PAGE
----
As far as emotional prep, that falls to the reason we’re called. There’s always a sense of purpose to going. What we’re doing is acting out the inner pilgrimage. You’re likely to find some surprises.
Iris: What was one of the hardest aspects of the walk?
Steve: There’s an expectation most pilgrims on the French route have. You bring a stone to the Cruz de Ferro, the Iron Cross, to symbolize burden, regret, remorse. You set the stone on the pile and walk away free and clear. Well, that’s not how it went for me. Issues with my siblings came out. This thing I thought I had tied up nicely with a pretty bow came completely unraveled. I showed up at the cross with a pretty big bunch of baggage.
Iris: What’s one of your fondest memories of the walk?
Steve: Of course, it’s a beautiful place. The scenery, for the most part, is breathtaking. I met some lovely and interesting people. The pilgrimage doesn’t end at the cathedral, though. It’s not over until it’s over. Afterwards, I went to Finisterre, putting my feet in the ocean and asking myself, “Now what? How do I go back?” That’s what Finisterre was all about. Life will never be the same; you can’t unsee or unhear things after a mystical experience. I talked early on about going back to real life. But after a few days walking, I realized, that’s not real. THIS is real life. When the idea of forgiveness rounded out, experiences of the Camino appeared as a rounded-out reality.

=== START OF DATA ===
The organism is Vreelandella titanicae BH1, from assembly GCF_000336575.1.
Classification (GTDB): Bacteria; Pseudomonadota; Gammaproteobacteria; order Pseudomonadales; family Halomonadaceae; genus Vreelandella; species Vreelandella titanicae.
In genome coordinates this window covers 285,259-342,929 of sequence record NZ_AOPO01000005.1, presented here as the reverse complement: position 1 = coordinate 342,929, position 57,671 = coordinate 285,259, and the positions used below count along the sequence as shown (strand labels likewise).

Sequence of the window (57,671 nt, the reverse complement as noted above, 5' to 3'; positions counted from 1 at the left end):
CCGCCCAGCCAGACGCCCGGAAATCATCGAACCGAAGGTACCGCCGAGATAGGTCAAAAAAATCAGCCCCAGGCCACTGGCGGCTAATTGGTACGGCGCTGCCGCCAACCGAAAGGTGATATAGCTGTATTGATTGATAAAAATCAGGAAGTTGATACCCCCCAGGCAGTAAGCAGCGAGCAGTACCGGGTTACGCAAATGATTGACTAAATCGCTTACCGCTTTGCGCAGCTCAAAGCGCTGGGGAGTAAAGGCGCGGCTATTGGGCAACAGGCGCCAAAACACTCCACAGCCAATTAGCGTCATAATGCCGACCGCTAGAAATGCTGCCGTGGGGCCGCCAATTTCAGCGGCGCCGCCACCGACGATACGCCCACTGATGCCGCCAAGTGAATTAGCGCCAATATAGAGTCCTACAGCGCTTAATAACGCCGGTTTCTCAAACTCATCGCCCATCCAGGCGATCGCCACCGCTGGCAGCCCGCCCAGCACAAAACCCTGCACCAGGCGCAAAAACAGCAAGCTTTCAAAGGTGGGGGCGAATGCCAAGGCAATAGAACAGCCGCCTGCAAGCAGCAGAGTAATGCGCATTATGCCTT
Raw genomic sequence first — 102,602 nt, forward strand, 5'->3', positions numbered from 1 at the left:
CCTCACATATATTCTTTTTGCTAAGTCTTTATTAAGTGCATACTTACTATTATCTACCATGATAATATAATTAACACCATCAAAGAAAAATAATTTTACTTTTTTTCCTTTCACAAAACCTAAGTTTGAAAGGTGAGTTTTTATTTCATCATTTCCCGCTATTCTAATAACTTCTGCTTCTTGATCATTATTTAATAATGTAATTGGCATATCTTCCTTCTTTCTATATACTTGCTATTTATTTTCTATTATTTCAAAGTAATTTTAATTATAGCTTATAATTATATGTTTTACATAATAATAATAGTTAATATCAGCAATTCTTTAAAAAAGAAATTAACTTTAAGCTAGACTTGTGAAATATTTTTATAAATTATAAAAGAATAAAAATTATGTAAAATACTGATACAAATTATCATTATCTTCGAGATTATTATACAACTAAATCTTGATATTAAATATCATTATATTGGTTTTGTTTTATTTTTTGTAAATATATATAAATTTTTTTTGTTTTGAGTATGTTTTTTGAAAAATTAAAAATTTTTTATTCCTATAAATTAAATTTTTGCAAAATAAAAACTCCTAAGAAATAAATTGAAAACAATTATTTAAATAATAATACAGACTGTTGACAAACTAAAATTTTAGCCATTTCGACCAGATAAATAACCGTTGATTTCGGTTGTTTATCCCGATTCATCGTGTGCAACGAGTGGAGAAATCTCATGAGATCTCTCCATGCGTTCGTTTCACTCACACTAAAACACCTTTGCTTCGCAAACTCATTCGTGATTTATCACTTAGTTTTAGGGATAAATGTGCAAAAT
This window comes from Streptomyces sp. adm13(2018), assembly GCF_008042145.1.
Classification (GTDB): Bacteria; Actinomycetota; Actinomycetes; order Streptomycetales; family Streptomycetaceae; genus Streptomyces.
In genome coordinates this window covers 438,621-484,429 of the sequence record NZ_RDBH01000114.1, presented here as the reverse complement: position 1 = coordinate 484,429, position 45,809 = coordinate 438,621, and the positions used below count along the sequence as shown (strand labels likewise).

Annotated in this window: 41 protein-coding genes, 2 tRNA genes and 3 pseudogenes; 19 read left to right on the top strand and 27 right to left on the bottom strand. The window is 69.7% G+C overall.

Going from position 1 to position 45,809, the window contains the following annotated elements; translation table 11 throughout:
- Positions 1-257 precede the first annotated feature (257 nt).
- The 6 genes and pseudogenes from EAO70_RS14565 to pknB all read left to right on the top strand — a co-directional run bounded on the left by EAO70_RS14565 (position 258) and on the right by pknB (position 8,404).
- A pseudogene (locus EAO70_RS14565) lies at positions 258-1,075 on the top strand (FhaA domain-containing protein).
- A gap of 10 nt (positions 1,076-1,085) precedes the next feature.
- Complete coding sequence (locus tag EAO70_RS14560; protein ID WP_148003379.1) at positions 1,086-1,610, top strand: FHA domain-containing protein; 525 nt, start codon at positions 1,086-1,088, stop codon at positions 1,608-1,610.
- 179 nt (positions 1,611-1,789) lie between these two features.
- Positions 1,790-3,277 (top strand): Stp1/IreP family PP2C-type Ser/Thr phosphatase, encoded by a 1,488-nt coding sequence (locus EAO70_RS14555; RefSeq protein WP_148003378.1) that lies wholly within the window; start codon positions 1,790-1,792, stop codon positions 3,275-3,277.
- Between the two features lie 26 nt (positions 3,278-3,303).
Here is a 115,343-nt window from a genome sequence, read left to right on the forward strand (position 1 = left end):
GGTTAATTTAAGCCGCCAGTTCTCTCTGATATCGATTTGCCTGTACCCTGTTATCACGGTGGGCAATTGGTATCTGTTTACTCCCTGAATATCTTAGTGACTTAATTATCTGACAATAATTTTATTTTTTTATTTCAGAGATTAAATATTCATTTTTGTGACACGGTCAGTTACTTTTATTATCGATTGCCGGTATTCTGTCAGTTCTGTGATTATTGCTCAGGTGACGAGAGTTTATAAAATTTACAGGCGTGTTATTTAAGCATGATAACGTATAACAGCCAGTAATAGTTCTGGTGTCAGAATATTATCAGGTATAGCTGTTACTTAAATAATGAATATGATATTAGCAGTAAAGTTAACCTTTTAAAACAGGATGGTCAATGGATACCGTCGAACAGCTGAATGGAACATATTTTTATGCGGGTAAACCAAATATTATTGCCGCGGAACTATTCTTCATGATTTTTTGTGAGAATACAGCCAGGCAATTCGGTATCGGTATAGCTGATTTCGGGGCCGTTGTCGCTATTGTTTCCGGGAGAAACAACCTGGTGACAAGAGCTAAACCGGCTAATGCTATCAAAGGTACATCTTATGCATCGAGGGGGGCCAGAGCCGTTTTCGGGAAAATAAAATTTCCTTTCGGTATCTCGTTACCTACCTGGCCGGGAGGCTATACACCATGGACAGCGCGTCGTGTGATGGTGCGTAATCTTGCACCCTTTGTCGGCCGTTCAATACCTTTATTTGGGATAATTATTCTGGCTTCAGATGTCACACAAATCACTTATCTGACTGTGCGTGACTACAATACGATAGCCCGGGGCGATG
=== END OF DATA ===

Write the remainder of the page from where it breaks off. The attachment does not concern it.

Iris: You write about “the thin place” and titled the book with this concept. I believe physical spaces, like old cathedrals, take on the energy of all the prayers, confessions, griefs, and celebrations that take place there. I’ve imagined that’s true, as well, for the Camino, walked for a thousand years by so many people on some kind of spiritual pilgrimage. Did you experience that, and if so, how would you describe it?
Steve: I probably went into it thinking of thin places, more place-oriented, with that idea. But for me, the thin place is here, [pointing to his chest], and we carry that through our walk in the world.